In this class we will understand the role(s) of an operating system and its design principles, discussing both Linux and Windows. We will study the way in which an operating system manages running programs, memory, inter-process/thread communication, and file systems This syllabus and an overall view of the course is further described in these slides
The ordered list of course topics is:
The above schedule is not absolutely set in stone. Hopefully the course is dynamic due to interaction with students and some topics may require more or less time than indicated above.
(ICS 311 or EE 367) and ICS 314.
Note that there will be some simple C programming (All of you should have taken the required ICS 212 course).
Office/Phone: POST 310C / 808-956-2649
Office hours: Tue 2PM-4PM, or by appointment
Office: POST 314-10
Office hours: Mon/Fri 4:30PM-5:30PM e-mail: email@example.com
The Website is the authoritative source for all course material.
Location: MSB 100
A few lectures will be inverted in this course. This means that podcasts will be watched by students outside of lecture periods. Some lecture periods will be spent doing practice exercises based on the podcasts. The goal is that for more difficult or more technical (e.g., mathematical) content students will have the opportunity to listen to the lecture at their own pace and will have supervised practice time during lecture periods.
The main text for this course is Operating Systems: Three Easy Pieces (a.k.a. OSTEP), by R.H. Arpaci-Dusseau and A.C. Arpaci-Dusseau. The chapters from this textbook are Freely Available, but you can purchase hardcover ($36), softcover ($21), or PDF ($10). See the book’s Web site. The course will make frequent references to this textbook, and there will be reading assignments from it.
There are of course many Operating System textbooks around. ICS332 used to
be taught with
Operating System Concepts'' (by Silberschatz, Galvin, and
Gagne), which is full of good information. Also, a classic textbook is
Modern Operating Systems’’ by A. S. Tanenbaum (PDF available online).
Feel free to check these out as complementary sources.
The grade is computed on a total of 1000 points, broken down as follows:
Grading will be as follows:
Turn in your own work. It is okay to discuss homework with others, and in fact is encourage as it can lead to fruitful discussions and discoveries, but the work you turn in should always be your own. Answers should always include how the answer was derived..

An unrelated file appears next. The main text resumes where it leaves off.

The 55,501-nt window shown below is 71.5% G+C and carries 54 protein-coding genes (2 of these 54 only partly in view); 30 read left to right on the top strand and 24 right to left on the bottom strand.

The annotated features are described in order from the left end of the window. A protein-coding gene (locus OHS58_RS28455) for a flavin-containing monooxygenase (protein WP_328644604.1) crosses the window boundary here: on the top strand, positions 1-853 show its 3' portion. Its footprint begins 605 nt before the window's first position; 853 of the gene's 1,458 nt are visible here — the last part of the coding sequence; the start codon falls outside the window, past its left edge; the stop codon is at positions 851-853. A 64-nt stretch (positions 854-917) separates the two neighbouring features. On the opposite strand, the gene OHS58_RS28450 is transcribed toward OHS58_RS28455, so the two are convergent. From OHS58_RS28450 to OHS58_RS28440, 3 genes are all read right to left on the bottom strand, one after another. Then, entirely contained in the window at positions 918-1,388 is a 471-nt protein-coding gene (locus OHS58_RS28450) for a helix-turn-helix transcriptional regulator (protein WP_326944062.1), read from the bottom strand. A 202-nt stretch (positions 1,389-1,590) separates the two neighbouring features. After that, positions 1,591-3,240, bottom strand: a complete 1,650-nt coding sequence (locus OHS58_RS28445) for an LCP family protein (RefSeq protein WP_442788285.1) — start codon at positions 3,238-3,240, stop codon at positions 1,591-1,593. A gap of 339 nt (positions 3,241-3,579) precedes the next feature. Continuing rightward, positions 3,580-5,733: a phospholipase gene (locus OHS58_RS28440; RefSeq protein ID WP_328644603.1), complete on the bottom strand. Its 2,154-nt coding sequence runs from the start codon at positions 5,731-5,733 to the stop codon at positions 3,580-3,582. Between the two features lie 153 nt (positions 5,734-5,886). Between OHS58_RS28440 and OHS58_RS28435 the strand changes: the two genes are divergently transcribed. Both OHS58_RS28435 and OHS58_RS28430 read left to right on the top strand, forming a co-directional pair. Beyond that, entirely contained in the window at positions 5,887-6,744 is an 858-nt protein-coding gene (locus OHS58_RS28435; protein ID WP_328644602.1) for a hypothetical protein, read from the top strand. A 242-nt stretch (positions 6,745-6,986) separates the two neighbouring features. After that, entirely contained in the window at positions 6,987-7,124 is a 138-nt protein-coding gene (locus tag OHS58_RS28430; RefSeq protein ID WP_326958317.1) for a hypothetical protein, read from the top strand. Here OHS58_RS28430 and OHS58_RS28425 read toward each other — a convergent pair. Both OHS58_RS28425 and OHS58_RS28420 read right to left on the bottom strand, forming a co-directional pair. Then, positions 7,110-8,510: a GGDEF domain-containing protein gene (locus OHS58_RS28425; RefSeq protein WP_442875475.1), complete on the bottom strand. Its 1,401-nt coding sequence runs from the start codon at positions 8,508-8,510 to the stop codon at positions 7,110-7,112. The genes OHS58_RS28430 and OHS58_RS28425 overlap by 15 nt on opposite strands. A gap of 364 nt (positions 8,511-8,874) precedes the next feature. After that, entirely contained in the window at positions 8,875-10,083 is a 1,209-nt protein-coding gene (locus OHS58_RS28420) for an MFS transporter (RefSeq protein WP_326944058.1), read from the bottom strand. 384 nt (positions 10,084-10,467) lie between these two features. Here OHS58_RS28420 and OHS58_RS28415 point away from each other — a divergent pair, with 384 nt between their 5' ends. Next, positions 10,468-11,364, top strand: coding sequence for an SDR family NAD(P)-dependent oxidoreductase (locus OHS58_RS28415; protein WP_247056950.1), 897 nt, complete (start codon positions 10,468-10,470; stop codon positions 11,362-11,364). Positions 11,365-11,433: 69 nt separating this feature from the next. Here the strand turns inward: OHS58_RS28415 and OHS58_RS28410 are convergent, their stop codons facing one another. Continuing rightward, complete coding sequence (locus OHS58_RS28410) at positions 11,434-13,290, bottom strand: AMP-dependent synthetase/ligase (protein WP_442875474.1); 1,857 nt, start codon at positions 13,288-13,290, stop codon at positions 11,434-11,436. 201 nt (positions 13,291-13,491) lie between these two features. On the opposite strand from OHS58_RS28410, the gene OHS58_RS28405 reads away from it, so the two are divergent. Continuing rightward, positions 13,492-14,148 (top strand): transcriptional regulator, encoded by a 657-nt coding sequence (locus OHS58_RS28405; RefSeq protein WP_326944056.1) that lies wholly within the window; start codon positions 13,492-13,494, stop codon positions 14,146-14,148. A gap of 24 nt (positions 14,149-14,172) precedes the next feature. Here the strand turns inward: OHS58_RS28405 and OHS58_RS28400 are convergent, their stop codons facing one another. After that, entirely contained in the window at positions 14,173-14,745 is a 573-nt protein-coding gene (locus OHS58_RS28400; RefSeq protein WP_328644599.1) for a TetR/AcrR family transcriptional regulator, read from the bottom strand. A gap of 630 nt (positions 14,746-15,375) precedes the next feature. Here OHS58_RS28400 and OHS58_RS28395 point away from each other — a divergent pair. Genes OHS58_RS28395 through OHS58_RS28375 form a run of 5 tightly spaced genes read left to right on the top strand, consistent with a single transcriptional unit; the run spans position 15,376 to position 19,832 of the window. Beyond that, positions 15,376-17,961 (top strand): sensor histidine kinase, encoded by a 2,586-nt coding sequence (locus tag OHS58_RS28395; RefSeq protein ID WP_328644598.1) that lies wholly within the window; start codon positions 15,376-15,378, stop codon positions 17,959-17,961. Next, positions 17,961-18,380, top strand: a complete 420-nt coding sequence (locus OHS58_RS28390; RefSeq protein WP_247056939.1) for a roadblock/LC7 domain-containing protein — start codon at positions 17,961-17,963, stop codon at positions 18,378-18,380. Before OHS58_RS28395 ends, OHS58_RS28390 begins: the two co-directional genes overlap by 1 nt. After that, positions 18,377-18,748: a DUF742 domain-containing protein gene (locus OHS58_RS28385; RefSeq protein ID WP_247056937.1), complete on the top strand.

All assignments are be turned in via Laulima
Assignments are due at 11:55PM on the due day. Late work will be accepted, with a 10% grade penalty for <24 hours of lateness and a 50% grade penalty for <48 hours of lateness. For instance, if the assignment is due on 3/10 and is turned in on 3/11 at 11AM, a 10% penalty if applied to the grade. If the assignment is turned in on 3/12 at 2AM, then a 50% penalty is applied. Turning in assignments more than 48h late will always result in a 0.
All occurrences of academic dishonesty, as defined below, will result in a grade of 0 for the assignment or exam, and in a memo in your ICS department file describing the incident. Which will be done for all students involved. Should there be more than one memo of this type in your file, the incident will be referred to the Dean of Students. Disciplinary sanctions range from a warning to expulsion from the university, as seen at: http://www.catalog.hawaii.edu/about-uh/campus-policies1.htm
See relevant excerpts below:
The integrity of a university depends upon academic honesty, which consists of independent learning and research. Academic dishonesty includes cheating and plagiarism. The following are examples of violations of the Student Conduct Code that may result in suspension or expulsion from UH Manoa.
Cheating includes, but is not limited to, giving unauthorized help during an examination, obtaining unauthorized information about an examination before it is administered, using inappropriate sources of information during an examination, altering the record of any grade, altering an answer after an examination has been submitted, falsifying any official UH Manoa record, and misrepresenting the facts in order to obtain exemptions from course requirements.
Plagiarism includes, but is not limited to, submitting, to satisfy an academic requirement, any document that has been copied in whole or in part from another individual’s work without identifying that individual; neglecting to identify as a quotation a documented idea that has not been assimilated into the student’s language and style; paraphrasing a passage so closely that the reader is misled as to the source; submitting the same written or oral material in more than one course without obtaining authorization from the instructors involved; and “dry-labbing,” which includes obtaining and using experimental data from other students without the express consent of the instructor, utilizing experimental data and laboratory write-ups from other sections of the course or from previous terms, and fabricating data to fit the expected results.
The faculty member must notify the student of the alleged academic misconduct and discuss the incident in question. The faculty member may take academic action against the student as the faculty member deems appropriate. These actions may be appealed through the Academic Grievance Procedure, available in the Office of Judicial Affairs. In instances in which the faculty member believes that additional action (i.e., disciplinary sanctions and a UH Manoa record) should be established, the case should be forwarded to the Office of Judicial Affairs.